No culprit identified in Greensboro 1,4-Dioxane spills from 2021; investigation continues
Four months after the most recent 1,4-Dioxane spill that contaminated Pittsboro’s drinking water, the City of Greensboro has not pinpointed a source of the hazardous chemical that entered its sewer system. However, city officials are focusing on the Patton trunk line, a part of the city’s sewer system that sends wastewater to the TZ Osborne treatment plant.
The spills occurred in June and November 2021, and resulted in high levels of the compound, a likely carcinogen, to enter the Haw River, which is Pittsboro’s water supply. Although unregulated in drinking water, the EPA has set a health advisory goal of 35 parts per billion for 1,4-Dioxane. Surface water goals are even stricter, at 0.35 ppb. In Pittsboro, levels of the compound exceeded those goals during both events, including in water flowing from private taps.
Traditional water and wastewater treatment systems can’t remove 1,4-Dioxane.
Sampling of wastewater from the Patton trunk line, located in south Greensboro, showed concentrations of 1,4-Dioxane at 369 parts per billion during the November spill. (There was not a sampler in place on that trunk line when the June spill occurred.) Considering that line transports 10 million gallons of wastewater per day — and the level of 1,4-Dioxane was that high even after dilution — a significant amount of the chemical must have entered the system, said Jenny Graznak, assistant regional supervisor at the NC Department of Environmental Quality’s Winston-Salem office.
Graznak updated the Environmental Management Commission today on the investigation.
The City of Greensboro lists 29 Significant Industrial Users that discharge into the sewer system. Of those, six discharge into the Patton trunk line. And of those industrial users, five — Vertellus, Elastic Fabrics, Lanxess, Precision Fabrics and Shamrock Environmental — had results higher than 15 ppb. GSO Platers, the sixth user, did not. However, based on the five users’ sampling results and the amount of their wastewater discharges, Greensboro officials have ruled them out as the source of either the June or November spills.
The Airport trunk line, which has five Significant Industrial Users, also feeds the Patton trunk line, Graznak said.
Since the June spill, the City has installed continuous surveillance samplers at four trunk lines, including Patton and Airport.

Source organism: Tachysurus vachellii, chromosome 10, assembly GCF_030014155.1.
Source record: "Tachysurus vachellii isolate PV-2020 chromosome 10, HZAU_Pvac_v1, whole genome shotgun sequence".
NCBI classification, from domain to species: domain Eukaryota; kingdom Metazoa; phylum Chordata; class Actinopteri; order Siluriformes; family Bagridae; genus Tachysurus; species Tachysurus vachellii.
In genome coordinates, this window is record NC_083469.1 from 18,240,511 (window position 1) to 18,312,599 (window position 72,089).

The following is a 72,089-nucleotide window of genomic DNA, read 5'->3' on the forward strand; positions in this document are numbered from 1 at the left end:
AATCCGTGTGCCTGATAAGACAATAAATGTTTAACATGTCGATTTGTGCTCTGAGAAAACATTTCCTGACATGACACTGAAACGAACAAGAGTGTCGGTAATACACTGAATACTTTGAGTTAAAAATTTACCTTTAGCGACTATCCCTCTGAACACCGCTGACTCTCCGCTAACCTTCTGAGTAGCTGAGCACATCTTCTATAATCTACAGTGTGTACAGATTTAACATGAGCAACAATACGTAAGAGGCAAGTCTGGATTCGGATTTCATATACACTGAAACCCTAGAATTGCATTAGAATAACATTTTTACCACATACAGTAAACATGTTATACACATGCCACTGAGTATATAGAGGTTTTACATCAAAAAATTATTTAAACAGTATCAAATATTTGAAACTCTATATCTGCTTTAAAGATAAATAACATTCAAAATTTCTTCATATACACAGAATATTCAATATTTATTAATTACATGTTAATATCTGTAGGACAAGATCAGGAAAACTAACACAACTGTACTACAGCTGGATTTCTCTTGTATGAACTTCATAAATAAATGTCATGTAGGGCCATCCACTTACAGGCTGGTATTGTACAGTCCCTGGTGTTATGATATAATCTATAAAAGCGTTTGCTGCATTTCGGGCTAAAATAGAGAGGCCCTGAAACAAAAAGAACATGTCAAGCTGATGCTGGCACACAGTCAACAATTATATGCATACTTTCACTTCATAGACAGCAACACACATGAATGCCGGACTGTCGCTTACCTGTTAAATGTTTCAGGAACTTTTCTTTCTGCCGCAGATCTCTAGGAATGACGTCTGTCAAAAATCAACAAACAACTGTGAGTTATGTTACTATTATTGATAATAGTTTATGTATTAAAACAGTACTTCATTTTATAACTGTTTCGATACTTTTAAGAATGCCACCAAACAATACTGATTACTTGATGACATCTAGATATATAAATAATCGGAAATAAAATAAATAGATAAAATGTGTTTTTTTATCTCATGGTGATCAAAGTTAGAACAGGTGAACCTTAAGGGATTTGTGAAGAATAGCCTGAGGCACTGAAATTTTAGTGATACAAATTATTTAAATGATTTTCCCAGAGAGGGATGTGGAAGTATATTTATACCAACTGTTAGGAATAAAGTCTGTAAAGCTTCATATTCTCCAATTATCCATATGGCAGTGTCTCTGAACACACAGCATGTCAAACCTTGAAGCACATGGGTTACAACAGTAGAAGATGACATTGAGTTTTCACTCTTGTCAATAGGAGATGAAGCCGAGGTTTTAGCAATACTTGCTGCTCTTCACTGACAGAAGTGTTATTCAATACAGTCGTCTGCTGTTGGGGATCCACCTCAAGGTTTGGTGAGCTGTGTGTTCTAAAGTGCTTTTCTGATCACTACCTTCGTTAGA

The spills violated a Special Order of Consent between the City and DEQ. (Greensboro was fined $5,000 for the violation; it’s been paid.) That order stemmed from a previous incident, in mid-2019, in which extremely high levels of 1,4-Dioxane entered the city’s wastewater treatment plant and then proceeded downstream and contaminated Pittsboro’s drinking water. In that instance, Shamrock Environmental was the source, city officials said at the time. Since then, Shamrock has instituted more diligent sampling protocols and pre-treatment systems, Greznak said. DEQ officials visited the Shamrock facility last year.
Fayetteville Public Works Commission, which is also downstream from Greensboro, and the Haw River Assembly sued over the Special Order of Consent, arguing it was too lenient. As part of a settlement agreement, the number of sampling locations increased from 26 to 57.
In addition, Significant Industrial Users whose wastewater sampling — conducted by the City — shows levels of 1,4-Dioxane above 100 ppb must complete a source investigation, evaluation and survey for their facility. These facilities meet that criteria: Chemol and Evonik, which discharge into the Arlington trunk line; Ecolab, which sends its wastewater into the Airport trunk line; and Vertellus, which is on the Patton trunk line.
On May 1, the level of 1,4-Dioxane that triggers a source investigation becomes more stringent — 31.5 ppb. And in May 2023, the level decreases further to 23 ppb.
Assistant DEQ Secretary Sushma Masemore told the EMC that the state is continuing to investigate. “We’re trying to get a better understanding of possible sources,” Masemore said, including examining closed industrial sites where groundwater wells have high levels of 1,4-Dioxane.
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